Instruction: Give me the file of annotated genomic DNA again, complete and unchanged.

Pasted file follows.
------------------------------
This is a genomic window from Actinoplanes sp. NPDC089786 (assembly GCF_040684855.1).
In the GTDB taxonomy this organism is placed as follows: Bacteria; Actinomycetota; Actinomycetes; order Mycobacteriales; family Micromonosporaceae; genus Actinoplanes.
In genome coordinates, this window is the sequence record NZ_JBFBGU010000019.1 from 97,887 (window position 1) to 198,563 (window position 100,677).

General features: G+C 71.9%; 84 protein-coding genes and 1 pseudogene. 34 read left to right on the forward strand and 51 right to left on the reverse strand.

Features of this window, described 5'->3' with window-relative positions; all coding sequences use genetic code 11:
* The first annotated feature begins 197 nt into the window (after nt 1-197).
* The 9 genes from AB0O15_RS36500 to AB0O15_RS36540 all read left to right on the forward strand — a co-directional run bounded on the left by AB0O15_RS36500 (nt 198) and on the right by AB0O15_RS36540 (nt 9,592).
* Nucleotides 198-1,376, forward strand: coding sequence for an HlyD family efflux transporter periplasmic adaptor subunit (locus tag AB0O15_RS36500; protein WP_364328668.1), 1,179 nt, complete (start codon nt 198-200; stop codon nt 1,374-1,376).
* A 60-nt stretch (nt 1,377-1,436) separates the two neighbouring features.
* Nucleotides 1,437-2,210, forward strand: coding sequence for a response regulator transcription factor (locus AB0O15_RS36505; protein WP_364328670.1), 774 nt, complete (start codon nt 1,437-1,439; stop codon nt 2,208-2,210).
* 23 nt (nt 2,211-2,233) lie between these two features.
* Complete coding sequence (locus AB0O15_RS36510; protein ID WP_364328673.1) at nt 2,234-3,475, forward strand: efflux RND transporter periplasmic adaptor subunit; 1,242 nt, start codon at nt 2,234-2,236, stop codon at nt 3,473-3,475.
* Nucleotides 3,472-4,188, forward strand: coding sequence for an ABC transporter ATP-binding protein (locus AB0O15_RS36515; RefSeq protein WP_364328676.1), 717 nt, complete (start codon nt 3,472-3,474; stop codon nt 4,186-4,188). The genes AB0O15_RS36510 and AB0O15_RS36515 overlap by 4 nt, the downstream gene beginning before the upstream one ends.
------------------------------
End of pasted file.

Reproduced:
This is a genomic window from Actinoplanes sp. NPDC089786 (assembly GCF_040684855.1).
In the GTDB taxonomy this organism is placed as follows: Bacteria; Actinomycetota; Actinomycetes; order Mycobacteriales; family Micromonosporaceae; genus Actinoplanes.
In genome coordinates, this window is the sequence record NZ_JBFBGU010000019.1 from 97,887 (window position 1) to 198,563 (window position 100,677).

General features: G+C 71.9%; 84 protein-coding genes and 1 pseudogene. 34 read left to right on the forward strand and 51 right to left on the reverse strand.

Features of this window, described 5'->3' with window-relative positions; all coding sequences use genetic code 11:
* The first annotated feature begins 197 nt into the window (after nt 1-197).
* The 9 genes from AB0O15_RS36500 to AB0O15_RS36540 all read left to right on the forward strand — a co-directional run bounded on the left by AB0O15_RS36500 (nt 198) and on the right by AB0O15_RS36540 (nt 9,592).
* Nucleotides 198-1,376, forward strand: coding sequence for an HlyD family efflux transporter periplasmic adaptor subunit (locus tag AB0O15_RS36500; protein WP_364328668.1), 1,179 nt, complete (start codon nt 198-200; stop codon nt 1,374-1,376).
* A 60-nt stretch (nt 1,377-1,436) separates the two neighbouring features.
* Nucleotides 1,437-2,210, forward strand: coding sequence for a response regulator transcription factor (locus AB0O15_RS36505; protein WP_364328670.1), 774 nt, complete (start codon nt 1,437-1,439; stop codon nt 2,208-2,210).
* 23 nt (nt 2,211-2,233) lie between these two features.
* Complete coding sequence (locus AB0O15_RS36510; protein ID WP_364328673.1) at nt 2,234-3,475, forward strand: efflux RND transporter periplasmic adaptor subunit; 1,242 nt, start codon at nt 2,234-2,236, stop codon at nt 3,473-3,475.
* Nucleotides 3,472-4,188, forward strand: coding sequence for an ABC transporter ATP-binding protein (locus AB0O15_RS36515; RefSeq protein WP_364328676.1), 717 nt, complete (start codon nt 3,472-3,474; stop codon nt 4,186-4,188). The genes AB0O15_RS36510 and AB0O15_RS36515 overlap by 4 nt, the downstream gene beginning before the upstream one ends.